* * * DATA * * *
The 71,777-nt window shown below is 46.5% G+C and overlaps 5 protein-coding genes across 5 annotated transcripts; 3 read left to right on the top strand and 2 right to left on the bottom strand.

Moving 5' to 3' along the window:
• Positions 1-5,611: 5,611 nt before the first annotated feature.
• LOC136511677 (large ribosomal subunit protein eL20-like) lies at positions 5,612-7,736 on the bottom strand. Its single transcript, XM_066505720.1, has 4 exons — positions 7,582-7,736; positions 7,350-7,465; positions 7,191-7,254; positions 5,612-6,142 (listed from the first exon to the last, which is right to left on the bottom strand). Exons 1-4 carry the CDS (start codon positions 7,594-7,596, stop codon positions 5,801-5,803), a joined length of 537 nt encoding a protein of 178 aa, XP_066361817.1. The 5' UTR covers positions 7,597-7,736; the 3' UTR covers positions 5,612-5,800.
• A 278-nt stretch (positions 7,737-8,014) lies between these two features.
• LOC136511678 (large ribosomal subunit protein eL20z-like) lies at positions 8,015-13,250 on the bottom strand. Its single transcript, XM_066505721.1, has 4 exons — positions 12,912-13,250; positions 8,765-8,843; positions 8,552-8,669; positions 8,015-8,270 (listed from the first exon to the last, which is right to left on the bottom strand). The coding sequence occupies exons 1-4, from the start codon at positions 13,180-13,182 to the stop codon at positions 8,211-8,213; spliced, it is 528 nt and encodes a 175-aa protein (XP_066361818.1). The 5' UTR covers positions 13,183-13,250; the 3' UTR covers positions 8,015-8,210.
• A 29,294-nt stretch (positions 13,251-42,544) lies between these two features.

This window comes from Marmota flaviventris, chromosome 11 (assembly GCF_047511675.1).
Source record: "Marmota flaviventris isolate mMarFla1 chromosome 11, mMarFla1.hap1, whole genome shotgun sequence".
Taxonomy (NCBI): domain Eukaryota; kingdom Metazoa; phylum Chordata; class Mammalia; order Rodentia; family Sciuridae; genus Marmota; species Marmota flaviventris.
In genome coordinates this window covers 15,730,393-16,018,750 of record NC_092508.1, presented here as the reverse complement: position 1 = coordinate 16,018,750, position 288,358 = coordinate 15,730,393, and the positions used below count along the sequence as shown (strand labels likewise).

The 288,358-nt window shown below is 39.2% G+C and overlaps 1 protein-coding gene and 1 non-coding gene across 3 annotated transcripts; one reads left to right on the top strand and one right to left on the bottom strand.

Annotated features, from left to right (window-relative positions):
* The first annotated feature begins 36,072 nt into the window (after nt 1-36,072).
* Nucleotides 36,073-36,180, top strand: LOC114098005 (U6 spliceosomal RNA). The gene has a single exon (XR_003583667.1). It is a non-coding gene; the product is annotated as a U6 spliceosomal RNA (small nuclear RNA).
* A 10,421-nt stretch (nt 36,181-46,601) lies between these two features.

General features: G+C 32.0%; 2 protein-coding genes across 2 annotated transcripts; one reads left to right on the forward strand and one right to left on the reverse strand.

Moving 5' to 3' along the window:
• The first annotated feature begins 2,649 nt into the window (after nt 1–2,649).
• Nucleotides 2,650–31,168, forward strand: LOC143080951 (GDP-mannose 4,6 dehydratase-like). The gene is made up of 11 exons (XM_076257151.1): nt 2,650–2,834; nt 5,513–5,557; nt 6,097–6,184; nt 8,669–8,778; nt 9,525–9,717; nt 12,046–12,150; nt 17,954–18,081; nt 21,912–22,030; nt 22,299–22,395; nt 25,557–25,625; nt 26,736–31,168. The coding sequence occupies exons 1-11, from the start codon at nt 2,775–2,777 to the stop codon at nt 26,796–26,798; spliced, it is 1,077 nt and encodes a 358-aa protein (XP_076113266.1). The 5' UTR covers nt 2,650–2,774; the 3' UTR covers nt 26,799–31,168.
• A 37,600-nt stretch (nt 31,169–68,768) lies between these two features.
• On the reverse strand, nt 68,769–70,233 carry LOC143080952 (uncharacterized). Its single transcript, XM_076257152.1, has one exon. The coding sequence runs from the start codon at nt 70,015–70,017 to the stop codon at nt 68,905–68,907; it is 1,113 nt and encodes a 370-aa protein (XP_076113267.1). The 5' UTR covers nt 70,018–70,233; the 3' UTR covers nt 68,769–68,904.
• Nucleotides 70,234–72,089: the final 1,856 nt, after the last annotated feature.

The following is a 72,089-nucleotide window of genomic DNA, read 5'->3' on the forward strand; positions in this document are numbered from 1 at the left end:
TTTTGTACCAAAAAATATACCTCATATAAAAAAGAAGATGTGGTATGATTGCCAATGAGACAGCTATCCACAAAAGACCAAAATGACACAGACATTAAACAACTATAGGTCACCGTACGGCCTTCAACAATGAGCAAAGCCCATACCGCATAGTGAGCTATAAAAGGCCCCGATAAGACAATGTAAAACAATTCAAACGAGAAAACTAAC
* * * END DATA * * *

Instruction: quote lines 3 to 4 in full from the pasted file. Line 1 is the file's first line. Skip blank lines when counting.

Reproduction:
• Positions 1-5,611: 5,611 nt before the first annotated feature.
• LOC136511677 (large ribosomal subunit protein eL20-like) lies at positions 5,612-7,736 on the bottom strand. Its single transcript, XM_066505720.1, has 4 exons — positions 7,582-7,736; positions 7,350-7,465; positions 7,191-7,254; positions 5,612-6,142 (listed from the first exon to the last, which is right to left on the bottom strand). Exons 1-4 carry the CDS (start codon positions 7,594-7,596, stop codon positions 5,801-5,803), a joined length of 537 nt encoding a protein of 178 aa, XP_066361817.1. The 5' UTR covers positions 7,597-7,736; the 3' UTR covers positions 5,612-5,800.